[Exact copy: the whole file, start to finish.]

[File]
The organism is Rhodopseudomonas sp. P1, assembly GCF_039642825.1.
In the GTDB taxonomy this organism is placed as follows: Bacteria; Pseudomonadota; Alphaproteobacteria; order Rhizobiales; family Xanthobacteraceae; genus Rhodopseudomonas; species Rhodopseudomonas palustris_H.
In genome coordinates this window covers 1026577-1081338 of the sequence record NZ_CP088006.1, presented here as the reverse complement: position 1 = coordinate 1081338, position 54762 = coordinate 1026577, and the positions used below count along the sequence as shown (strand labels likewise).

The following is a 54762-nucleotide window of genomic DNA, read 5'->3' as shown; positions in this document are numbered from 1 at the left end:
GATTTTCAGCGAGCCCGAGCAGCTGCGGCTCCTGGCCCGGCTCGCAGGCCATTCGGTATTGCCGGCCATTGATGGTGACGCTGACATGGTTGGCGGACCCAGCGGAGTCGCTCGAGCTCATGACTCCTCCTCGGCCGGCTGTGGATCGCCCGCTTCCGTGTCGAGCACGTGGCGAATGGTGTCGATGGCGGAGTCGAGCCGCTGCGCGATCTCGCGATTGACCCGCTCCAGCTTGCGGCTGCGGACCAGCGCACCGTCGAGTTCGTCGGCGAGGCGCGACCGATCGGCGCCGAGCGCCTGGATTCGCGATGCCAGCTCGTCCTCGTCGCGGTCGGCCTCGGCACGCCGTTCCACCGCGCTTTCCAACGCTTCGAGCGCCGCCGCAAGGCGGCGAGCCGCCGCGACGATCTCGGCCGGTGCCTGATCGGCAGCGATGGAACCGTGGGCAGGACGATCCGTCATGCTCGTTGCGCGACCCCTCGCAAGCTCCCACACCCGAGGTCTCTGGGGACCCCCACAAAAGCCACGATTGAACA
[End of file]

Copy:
The organism is Rhodopseudomonas sp. P1, assembly GCF_039642825.1.
In the GTDB taxonomy this organism is placed as follows: Bacteria; Pseudomonadota; Alphaproteobacteria; order Rhizobiales; family Xanthobacteraceae; genus Rhodopseudomonas; species Rhodopseudomonas palustris_H.
In genome coordinates this window covers 1026577-1081338 of the sequence record NZ_CP088006.1, presented here as the reverse complement: position 1 = coordinate 1081338, position 54762 = coordinate 1026577, and the positions used below count along the sequence as shown (strand labels likewise).

The following is a 54762-nucleotide window of genomic DNA, read 5'->3' as shown; positions in this document are numbered from 1 at the left end:
GATTTTCAGCGAGCCCGAGCAGCTGCGGCTCCTGGCCCGGCTCGCAGGCCATTCGGTATTGCCGGCCATTGATGGTGACGCTGACATGGTTGGCGGACCCAGCGGAGTCGCTCGAGCTCATGACTCCTCCTCGGCCGGCTGTGGATCGCCCGCTTCCGTGTCGAGCACGTGGCGAATGGTGTCGATGGCGGAGTCGAGCCGCTGCGCGATCTCGCGATTGACCCGCTCCAGCTTGCGGCTGCGGACCAGCGCACCGTCGAGTTCGTCGGCGAGGCGCGACCGATCGGCGCCGAGCGCCTGGATTCGCGATGCCAGCTCGTCCTCGTCGCGGTCGGCCTCGGCACGCCGTTCCACCGCGCTTTCCAACGCTTCGAGCGCCGCCGCAAGGCGGCGAGCCGCCGCGACGATCTCGGCCGGTGCCTGATCGGCAGCGATGGAACCGTGGGCAGGACGATCCGTCATGCTCGTTGCGCGACCCCTCGCAAGCTCCCACACCCGAGGTCTCTGGGGACCCCCACAAAAGCCACGATTGAACA